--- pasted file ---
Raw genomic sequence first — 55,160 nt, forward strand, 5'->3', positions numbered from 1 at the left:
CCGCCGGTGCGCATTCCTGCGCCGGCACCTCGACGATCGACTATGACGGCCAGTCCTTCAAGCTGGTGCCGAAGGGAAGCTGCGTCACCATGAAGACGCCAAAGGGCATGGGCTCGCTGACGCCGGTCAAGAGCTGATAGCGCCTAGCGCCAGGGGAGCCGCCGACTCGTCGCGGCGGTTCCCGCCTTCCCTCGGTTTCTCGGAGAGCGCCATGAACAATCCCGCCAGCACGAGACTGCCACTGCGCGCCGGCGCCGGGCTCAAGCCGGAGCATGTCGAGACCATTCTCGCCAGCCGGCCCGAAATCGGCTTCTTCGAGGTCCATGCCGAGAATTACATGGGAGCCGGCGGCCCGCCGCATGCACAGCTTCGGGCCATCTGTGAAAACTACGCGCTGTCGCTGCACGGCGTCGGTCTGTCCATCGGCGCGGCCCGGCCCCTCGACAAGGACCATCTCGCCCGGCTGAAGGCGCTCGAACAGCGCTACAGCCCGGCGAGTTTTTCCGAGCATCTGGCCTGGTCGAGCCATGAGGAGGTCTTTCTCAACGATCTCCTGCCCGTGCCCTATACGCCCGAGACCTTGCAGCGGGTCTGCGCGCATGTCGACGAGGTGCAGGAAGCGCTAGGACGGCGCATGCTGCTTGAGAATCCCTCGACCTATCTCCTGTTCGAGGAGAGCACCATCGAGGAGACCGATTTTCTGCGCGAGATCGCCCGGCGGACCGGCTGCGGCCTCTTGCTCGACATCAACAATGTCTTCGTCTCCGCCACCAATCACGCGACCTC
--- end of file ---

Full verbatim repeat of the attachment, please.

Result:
Raw genomic sequence first — 55,160 nt, forward strand, 5'->3', positions numbered from 1 at the left:
CCGCCGGTGCGCATTCCTGCGCCGGCACCTCGACGATCGACTATGACGGCCAGTCCTTCAAGCTGGTGCCGAAGGGAAGCTGCGTCACCATGAAGACGCCAAAGGGCATGGGCTCGCTGACGCCGGTCAAGAGCTGATAGCGCCTAGCGCCAGGGGAGCCGCCGACTCGTCGCGGCGGTTCCCGCCTTCCCTCGGTTTCTCGGAGAGCGCCATGAACAATCCCGCCAGCACGAGACTGCCACTGCGCGCCGGCGCCGGGCTCAAGCCGGAGCATGTCGAGACCATTCTCGCCAGCCGGCCCGAAATCGGCTTCTTCGAGGTCCATGCCGAGAATTACATGGGAGCCGGCGGCCCGCCGCATGCACAGCTTCGGGCCATCTGTGAAAACTACGCGCTGTCGCTGCACGGCGTCGGTCTGTCCATCGGCGCGGCCCGGCCCCTCGACAAGGACCATCTCGCCCGGCTGAAGGCGCTCGAACAGCGCTACAGCCCGGCGAGTTTTTCCGAGCATCTGGCCTGGTCGAGCCATGAGGAGGTCTTTCTCAACGATCTCCTGCCCGTGCCCTATACGCCCGAGACCTTGCAGCGGGTCTGCGCGCATGTCGACGAGGTGCAGGAAGCGCTAGGACGGCGCATGCTGCTTGAGAATCCCTCGACCTATCTCCTGTTCGAGGAGAGCACCATCGAGGAGACCGATTTTCTGCGCGAGATCGCCCGGCGGACCGGCTGCGGCCTCTTGCTCGACATCAACAATGTCTTCGTCTCCGCCACCAATCACGCGACCTC